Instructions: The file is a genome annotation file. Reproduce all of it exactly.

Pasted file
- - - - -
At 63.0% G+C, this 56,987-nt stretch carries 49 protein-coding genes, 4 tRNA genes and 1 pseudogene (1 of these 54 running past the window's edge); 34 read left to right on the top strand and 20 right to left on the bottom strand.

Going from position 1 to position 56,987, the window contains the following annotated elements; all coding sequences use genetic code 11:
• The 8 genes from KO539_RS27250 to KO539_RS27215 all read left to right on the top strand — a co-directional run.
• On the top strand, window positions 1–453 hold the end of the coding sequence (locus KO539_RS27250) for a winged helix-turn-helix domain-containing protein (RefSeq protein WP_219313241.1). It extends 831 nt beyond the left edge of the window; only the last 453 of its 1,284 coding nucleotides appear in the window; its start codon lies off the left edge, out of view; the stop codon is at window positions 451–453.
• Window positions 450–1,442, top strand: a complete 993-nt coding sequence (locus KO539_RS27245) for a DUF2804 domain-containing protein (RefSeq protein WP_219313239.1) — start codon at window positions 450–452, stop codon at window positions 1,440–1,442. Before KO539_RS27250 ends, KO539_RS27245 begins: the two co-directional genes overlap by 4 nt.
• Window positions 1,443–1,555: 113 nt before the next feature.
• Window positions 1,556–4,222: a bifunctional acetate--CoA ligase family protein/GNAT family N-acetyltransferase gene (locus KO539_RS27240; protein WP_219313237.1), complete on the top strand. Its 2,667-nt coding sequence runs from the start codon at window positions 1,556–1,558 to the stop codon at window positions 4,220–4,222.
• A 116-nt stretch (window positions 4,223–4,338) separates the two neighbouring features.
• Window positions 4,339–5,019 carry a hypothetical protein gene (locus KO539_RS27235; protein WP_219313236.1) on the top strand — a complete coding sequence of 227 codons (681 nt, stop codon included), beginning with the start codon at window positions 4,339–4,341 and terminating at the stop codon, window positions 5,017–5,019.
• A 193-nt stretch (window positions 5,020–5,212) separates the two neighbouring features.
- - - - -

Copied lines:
At 63.0% G+C, this 56,987-nt stretch carries 49 protein-coding genes, 4 tRNA genes and 1 pseudogene (1 of these 54 running past the window's edge); 34 read left to right on the top strand and 20 right to left on the bottom strand.

Going from position 1 to position 56,987, the window contains the following annotated elements; all coding sequences use genetic code 11:
• The 8 genes from KO539_RS27250 to KO539_RS27215 all read left to right on the top strand — a co-directional run.
• On the top strand, window positions 1–453 hold the end of the coding sequence (locus KO539_RS27250) for a winged helix-turn-helix domain-containing protein (RefSeq protein WP_219313241.1). It extends 831 nt beyond the left edge of the window; only the last 453 of its 1,284 coding nucleotides appear in the window; its start codon lies off the left edge, out of view; the stop codon is at window positions 451–453.
• Window positions 450–1,442, top strand: a complete 993-nt coding sequence (locus KO539_RS27245) for a DUF2804 domain-containing protein (RefSeq protein WP_219313239.1) — start codon at window positions 450–452, stop codon at window positions 1,440–1,442. Before KO539_RS27250 ends, KO539_RS27245 begins: the two co-directional genes overlap by 4 nt.
• Window positions 1,443–1,555: 113 nt before the next feature.
• Window positions 1,556–4,222: a bifunctional acetate--CoA ligase family protein/GNAT family N-acetyltransferase gene (locus KO539_RS27240; protein WP_219313237.1), complete on the top strand. Its 2,667-nt coding sequence runs from the start codon at window positions 1,556–1,558 to the stop codon at window positions 4,220–4,222.
• A 116-nt stretch (window positions 4,223–4,338) separates the two neighbouring features.
• Window positions 4,339–5,019 carry a hypothetical protein gene (locus KO539_RS27235; protein WP_219313236.1) on the top strand — a complete coding sequence of 227 codons (681 nt, stop codon included), beginning with the start codon at window positions 4,339–4,341 and terminating at the stop codon, window positions 5,017–5,019.
• A 193-nt stretch (window positions 5,020–5,212) separates the two neighbouring features.